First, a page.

I got very close to the girls easily. On the second day at school, I received a letter from one of the girls saying how glad she was to have met me and how she loves me. And after that day, we kept receiving more and more letters. I received bouquet of flowers plucked from the plants and they also made me a flower crown! I even had three ‘adik angkat’ or pet sisters; Rosita, Maznah and Jalita. This is supposed to be a secret though, they told me not to tell anyone, but they were okay if I wanted to tell the world because they were proud to be my sisters. I met them when we were going to the waterfall and they guided me through the big rocks. The girls even taught me some words in Rungus ; 1) Avasi koh – You’re pretty. 2) Ozie aku dikau – I love you and they taught me how to dance the Sumazau dance which I am terrible at!
On alternate days, the groups will split between RCC and the Boarding school. My group and half of group one had the asrama kids on the first day. We accompanied them during their self-study session and helped them out with their homework. After their tea break, we played some games. The asrama kids were a lot more disciplined and had a higher understanding of what was going on. It always felt good teaching them.
As a group we sometimes expressed our disappointment in how the school was ran. Often there were no teachers in the classrooms during school hours. Our country needs more dedicated teachers and the kids need to be inspired that there is a bigger world out there. When we asked the students to write down their ambition, the answers mostly were teacher, police, doctor and astronaut. We’ll get the same answers because they copied from one another. However, it was a great opportunity for us to inspire them and tell them how they have to study hard, to make it to secondary school and continue on to tertiary education as they are bright students. They just need to push harder and have the motivation to see the outside world. The thing about them is that they are all very contented with the life they’re living. Walking for one hour to school under the hot sun isn’t really a problem to them as they are used to it.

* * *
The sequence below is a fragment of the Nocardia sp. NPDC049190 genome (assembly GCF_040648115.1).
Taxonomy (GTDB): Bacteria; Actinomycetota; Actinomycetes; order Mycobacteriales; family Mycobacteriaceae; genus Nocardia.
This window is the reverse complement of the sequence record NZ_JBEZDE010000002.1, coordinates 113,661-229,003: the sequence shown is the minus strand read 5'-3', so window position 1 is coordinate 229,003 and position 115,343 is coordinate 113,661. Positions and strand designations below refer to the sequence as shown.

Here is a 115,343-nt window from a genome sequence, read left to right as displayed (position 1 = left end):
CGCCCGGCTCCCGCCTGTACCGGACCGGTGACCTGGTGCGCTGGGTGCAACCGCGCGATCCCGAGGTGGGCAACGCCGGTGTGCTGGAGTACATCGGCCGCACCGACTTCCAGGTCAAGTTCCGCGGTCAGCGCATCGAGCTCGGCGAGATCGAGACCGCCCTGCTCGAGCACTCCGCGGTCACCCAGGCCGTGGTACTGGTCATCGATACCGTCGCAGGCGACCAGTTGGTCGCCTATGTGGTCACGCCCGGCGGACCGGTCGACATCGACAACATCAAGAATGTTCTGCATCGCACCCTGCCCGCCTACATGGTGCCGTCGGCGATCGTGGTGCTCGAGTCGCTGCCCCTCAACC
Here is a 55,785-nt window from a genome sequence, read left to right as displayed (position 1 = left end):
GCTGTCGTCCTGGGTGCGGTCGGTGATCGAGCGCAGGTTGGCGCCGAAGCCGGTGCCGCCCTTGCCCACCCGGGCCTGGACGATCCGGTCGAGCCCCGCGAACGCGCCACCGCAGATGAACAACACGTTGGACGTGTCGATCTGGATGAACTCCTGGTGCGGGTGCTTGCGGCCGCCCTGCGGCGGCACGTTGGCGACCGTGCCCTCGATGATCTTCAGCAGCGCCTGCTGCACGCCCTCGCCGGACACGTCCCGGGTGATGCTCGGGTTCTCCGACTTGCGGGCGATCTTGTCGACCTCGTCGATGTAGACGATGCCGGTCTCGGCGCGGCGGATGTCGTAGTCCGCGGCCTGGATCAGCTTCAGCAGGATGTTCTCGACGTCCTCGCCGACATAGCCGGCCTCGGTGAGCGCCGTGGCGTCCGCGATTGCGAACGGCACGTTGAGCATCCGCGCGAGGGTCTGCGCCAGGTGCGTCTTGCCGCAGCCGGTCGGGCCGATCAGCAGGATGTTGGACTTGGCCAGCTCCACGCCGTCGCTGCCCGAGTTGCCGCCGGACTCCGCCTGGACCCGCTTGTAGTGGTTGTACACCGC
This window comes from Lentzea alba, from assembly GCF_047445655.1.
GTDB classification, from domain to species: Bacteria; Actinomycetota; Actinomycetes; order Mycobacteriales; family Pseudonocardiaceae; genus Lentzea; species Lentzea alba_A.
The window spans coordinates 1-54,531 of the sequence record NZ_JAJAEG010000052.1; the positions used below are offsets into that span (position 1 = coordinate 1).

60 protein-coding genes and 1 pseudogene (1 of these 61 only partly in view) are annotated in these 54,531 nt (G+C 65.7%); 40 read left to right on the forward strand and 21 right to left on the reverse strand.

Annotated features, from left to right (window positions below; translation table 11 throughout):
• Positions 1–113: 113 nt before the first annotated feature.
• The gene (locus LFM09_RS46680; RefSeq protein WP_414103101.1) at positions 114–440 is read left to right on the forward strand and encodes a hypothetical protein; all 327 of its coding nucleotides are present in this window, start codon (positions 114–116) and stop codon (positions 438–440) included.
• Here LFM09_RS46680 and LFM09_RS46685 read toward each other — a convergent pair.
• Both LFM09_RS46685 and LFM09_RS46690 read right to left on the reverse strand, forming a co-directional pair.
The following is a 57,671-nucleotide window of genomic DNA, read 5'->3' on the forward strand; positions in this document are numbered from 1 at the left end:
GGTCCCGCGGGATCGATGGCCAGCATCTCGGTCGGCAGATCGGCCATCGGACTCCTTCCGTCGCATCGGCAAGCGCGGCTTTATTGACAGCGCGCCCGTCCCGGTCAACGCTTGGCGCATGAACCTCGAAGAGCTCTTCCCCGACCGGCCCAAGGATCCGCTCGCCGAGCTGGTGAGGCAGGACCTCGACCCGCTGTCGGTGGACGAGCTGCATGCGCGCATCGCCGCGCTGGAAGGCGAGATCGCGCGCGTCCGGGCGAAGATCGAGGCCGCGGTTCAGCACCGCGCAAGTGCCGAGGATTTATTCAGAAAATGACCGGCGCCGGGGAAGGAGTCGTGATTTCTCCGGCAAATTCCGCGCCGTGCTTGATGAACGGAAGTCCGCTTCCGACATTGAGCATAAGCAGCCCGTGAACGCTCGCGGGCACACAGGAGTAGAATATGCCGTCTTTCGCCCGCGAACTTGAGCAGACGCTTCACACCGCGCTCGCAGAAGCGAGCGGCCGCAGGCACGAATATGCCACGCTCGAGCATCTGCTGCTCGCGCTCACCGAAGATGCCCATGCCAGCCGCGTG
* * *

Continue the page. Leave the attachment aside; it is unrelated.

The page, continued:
At the end of the 7 days in school, I’m glad to say that we have successfully inspired the children of Kampung Teringai. I can’t be sure that their spirit will last in the long run, but having them wanting to be like us at that moment was good enough. At least our efforts were fruitful. Leaving them was hard, during the official ceremony when we had to shake hands with all the students from Year 4 – Year 6, most of the girls cried when we hugged them, some did not want to let go! But all good things come to an end. I will definitely remember the Teringai kids forever. I hope I’ve made an impact in their lives and that they will remember me as well.
This volunteering project has got to be one of the best decisions I’ve made this summer. However, I do wish I could do more. If only the kids received more attention, and had teachers who gave their all and never gave up, the kids will then have a better future. I’m not talking in terms of their English proficiency only, but for every other subject. However, they are very smart when it comes to survival and living skills. Boys as young as 7 years old already know how to hold the parang properly to cut the coconut. After all they were brought up in that kind of environment.